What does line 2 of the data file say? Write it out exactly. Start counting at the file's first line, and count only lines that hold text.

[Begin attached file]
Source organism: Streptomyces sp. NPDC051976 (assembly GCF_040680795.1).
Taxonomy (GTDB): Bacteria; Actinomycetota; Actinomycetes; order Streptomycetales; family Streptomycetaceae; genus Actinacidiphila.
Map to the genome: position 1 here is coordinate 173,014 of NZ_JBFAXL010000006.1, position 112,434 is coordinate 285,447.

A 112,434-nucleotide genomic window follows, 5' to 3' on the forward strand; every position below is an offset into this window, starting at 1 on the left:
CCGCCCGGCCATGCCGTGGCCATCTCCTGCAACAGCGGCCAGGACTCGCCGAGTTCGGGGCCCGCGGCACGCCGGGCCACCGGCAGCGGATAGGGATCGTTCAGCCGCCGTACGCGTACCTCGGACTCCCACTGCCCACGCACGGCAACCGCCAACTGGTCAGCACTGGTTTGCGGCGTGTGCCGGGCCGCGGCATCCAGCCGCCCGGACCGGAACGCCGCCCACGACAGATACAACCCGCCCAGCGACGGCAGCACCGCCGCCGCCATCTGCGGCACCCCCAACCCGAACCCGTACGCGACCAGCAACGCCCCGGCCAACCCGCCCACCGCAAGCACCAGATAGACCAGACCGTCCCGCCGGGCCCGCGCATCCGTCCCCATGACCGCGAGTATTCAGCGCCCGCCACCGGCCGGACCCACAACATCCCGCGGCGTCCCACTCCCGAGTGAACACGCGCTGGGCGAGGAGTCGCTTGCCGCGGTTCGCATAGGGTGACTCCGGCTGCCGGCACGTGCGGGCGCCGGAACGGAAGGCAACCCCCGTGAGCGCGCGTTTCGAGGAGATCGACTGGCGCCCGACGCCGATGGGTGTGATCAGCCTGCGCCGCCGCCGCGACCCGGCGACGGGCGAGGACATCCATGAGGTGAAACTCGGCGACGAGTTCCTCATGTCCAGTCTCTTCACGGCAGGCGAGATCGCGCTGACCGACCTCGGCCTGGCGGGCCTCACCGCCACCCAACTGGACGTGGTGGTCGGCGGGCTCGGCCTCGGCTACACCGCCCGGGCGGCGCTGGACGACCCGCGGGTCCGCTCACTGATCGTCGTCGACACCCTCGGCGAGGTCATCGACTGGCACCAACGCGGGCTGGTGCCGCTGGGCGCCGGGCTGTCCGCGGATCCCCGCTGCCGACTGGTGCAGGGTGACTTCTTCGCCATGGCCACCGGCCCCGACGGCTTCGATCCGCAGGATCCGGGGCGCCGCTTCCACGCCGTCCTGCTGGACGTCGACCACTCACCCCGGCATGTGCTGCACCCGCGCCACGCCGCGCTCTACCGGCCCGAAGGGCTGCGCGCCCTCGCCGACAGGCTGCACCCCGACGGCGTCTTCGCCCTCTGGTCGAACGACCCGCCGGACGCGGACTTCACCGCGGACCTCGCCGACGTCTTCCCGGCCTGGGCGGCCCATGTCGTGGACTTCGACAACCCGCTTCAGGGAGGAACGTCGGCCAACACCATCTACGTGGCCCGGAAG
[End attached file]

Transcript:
Taxonomy (GTDB): Bacteria; Actinomycetota; Actinomycetes; order Streptomycetales; family Streptomycetaceae; genus Actinacidiphila.